Rooftop Bars and Hire Cars

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On the long plane journey back from the US a few weeks ago, while DorkyDad watched Muriel’s Wedding for the first time, and DorkySon watched the Peanuts movie for the fourth time, I chose to watch a documentary about Nora Ephron, called Everything is Copy.

It felt appropriate. I’m not half the writer that Nora was but our three weeks in the US – landing in South Carolina twelve hours before it was evacuated for Hurricane Matthew – certainly provided plenty of copy.

We’d been talking about this holiday for so long. Through the cold Tasmanian winter, during every sleepless night or stressful early morning, we reassured ourselves.

Hold on,” we’d say. “The holiday is coming! We have sunshine and music and shrimp in our future.

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A Bruny Island Break

dusk on Bruny Island

“We are living on an island, under an island, under an island, at the edge of the world.”

Sometimes you find a holiday spot that’s just so beautiful that you feel torn between telling everyone about it and keeping it a secret so it doesn’t get overrun.

That’s how I feel about our time away on Bruny Island last week. Given that my blog audience is a small one though, and that most of you live many thousands of miles away, I feel safe in spilling the beans. Continue reading

Old Friends New Friends

Boat Harbour Tasmania

We went away last weekend to the North West of Tasmania, an area of the state that I hadn’t been to before. It is so beautiful up there.

The drive is quite a long one – it took us about four and a half hours from Hobart – but that included a couple of short stops. The Midlands Highway is a very pretty drive, and DorkySon had great fun looking out for the metal sculptures that are dotted along the edge of the road.

We were staying with some of our oldest and closest friends, who have recently moved to Tasmania. We first met almost ten years ago in Edinburgh, when we were two relatively new couples. Now we are married and they are married. We have a son and they have a daughter. It is strange but wonderful that we have both somehow ended up on this small island on the other side of the world. Continue reading

No More Planes

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One of the nicest things about our holiday up the East Coast last year was that it didn’t involve getting on a plane. We just threw our stuff in the back of the car and off we went.

We’ve just made plans for a few days break over Easter and we’ve done the same thing – booked a cottage that is less than a couple of hours drive away.

I am not keen to get on a plane again for a good long while.

I’ve been trying to work out when it stopped being fun because as a child even the prospect of flying was brilliant. Growing up on Harris, I used to lie on my back in the garden looking at the sky. Tiny Loganair planes flew over the house, on their way to adventures in Inverness or even Glasgow. I would imagine the strangers in suits, quietly reading newspapers and sipping drinks that sparkled with ice cubes and slices of lemon. When I visited my Grandpa, down in Staffordshire, I’d lie and watch bigger planes that had taken off from Manchester. I always thought the rows of white jet trails looked like someone had dragged a fork across the sky. Continue reading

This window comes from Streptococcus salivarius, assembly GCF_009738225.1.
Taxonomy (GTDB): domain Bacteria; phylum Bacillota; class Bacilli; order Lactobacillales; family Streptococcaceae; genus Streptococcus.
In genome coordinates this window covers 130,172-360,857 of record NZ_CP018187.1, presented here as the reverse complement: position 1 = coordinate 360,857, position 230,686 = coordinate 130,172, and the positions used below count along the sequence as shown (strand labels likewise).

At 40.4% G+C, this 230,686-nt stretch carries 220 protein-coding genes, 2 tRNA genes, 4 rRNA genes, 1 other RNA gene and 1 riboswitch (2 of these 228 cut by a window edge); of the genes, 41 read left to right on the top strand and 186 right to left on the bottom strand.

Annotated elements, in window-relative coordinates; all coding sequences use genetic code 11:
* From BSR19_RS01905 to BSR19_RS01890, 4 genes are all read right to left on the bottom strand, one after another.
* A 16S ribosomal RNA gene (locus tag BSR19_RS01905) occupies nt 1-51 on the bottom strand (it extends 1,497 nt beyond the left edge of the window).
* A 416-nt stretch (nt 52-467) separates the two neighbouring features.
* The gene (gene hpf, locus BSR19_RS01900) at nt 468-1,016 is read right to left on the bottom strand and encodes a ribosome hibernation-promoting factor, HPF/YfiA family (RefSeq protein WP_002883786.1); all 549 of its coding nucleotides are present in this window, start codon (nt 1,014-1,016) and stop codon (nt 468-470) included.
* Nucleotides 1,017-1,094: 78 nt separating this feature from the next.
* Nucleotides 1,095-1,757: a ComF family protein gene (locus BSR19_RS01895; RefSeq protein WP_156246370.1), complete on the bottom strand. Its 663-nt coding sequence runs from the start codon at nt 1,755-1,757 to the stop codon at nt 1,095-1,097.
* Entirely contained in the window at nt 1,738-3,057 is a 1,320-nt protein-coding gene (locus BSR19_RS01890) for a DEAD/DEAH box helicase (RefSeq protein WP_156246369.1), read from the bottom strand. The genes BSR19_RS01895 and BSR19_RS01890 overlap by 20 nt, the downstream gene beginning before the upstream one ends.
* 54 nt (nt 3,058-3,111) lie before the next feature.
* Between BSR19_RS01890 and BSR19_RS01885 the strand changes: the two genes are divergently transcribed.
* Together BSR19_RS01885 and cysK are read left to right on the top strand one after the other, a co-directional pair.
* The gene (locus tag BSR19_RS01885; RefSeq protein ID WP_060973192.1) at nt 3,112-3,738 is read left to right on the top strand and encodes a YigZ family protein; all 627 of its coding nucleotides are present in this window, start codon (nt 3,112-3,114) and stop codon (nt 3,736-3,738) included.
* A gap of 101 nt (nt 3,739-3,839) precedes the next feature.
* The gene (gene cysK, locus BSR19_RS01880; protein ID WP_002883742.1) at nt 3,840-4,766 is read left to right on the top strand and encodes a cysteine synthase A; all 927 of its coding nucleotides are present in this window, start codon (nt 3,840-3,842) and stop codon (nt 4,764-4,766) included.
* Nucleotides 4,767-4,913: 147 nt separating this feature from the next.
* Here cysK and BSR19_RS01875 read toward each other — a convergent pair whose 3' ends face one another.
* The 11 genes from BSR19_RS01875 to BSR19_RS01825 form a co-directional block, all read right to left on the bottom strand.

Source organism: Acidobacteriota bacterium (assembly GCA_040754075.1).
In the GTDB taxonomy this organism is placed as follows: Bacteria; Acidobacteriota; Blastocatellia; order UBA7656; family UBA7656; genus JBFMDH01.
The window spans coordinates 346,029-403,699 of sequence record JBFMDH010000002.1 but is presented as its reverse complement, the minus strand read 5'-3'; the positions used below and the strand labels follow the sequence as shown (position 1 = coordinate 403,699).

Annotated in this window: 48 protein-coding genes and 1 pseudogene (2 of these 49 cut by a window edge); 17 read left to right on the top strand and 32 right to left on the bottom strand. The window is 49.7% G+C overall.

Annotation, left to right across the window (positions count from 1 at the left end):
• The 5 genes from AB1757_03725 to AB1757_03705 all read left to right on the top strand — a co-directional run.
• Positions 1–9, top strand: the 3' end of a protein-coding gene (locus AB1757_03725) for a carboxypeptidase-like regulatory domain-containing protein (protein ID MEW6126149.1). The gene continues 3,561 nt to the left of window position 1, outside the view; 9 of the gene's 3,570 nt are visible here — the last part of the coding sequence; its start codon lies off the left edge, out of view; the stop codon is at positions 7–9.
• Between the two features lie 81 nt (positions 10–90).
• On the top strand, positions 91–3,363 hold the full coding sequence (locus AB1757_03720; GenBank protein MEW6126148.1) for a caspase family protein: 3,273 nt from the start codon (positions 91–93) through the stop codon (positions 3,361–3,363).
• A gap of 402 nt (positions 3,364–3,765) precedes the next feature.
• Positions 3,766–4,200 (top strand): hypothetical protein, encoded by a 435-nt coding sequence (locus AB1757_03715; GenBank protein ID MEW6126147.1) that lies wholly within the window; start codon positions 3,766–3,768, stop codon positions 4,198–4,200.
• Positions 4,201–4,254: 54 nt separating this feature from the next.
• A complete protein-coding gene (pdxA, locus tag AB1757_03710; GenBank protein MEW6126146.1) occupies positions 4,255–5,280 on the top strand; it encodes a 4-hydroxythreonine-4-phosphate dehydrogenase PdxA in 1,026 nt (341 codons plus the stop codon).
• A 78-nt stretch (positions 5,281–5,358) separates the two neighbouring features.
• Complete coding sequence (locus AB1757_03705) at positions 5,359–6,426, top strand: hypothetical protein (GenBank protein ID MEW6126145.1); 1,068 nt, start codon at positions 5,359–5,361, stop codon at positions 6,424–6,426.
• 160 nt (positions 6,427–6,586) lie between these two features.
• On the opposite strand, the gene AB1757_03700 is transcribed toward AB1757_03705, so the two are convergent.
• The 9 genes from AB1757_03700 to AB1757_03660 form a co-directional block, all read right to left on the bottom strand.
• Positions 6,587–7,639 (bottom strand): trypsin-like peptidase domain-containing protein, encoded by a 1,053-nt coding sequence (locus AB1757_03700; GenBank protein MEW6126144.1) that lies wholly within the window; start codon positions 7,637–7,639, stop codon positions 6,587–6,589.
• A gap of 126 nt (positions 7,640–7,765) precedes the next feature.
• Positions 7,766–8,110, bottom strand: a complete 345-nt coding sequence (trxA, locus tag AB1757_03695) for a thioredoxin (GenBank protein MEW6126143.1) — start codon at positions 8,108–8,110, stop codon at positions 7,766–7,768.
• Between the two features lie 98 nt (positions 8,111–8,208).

A Day at MONA

View from MONA ROMA Hobart Tasmania

Friday was the last day of DorkySon’s school holidays, and as he has been asking me for ages if we can visit The Museum of Old and New Art (MONA) again I thought we’d better take advantage of a sunny day and go for it.

By happy coincidence, I’d received an email earlier in the week asking if I wanted to take part in a project organised by the International Currency Exchange, in which bloggers around the world would be sent £100 GBP and challenged to make the most of that money for a day out in their country. £100 GBP is equivalent to around $180 AUD, which would allow us to have a hugely indulgent MONA experience – how could I say no?!

We decided that rather than drive up the Brooker Highway to the Museum, we would instead get a taxi into the centre of Hobart and then take the MONA ROMA boat from the harbour so we could enjoy the thirty-minute ride up the river. Even before we’d set sail, DorkySon was thrilled because he nabbed a window seat on the boat and sat watching the workmen who are currently building the new Brooke Street Pier. As we set off, we got a great view of the Astrolabe and Mount Wellington, and then as we got a little further out we sailed right past the Aurora Australis and the new CSIRO research vessel RV Investigator.  He loved the graffit-style art on the walls, the sheep seats on the outdoor deck, and the resident (live) parrot. He also spotted some tasty looking biscuits for sale from the onboard bar, and persuaded me that he should have one as a second breakfast… Continue reading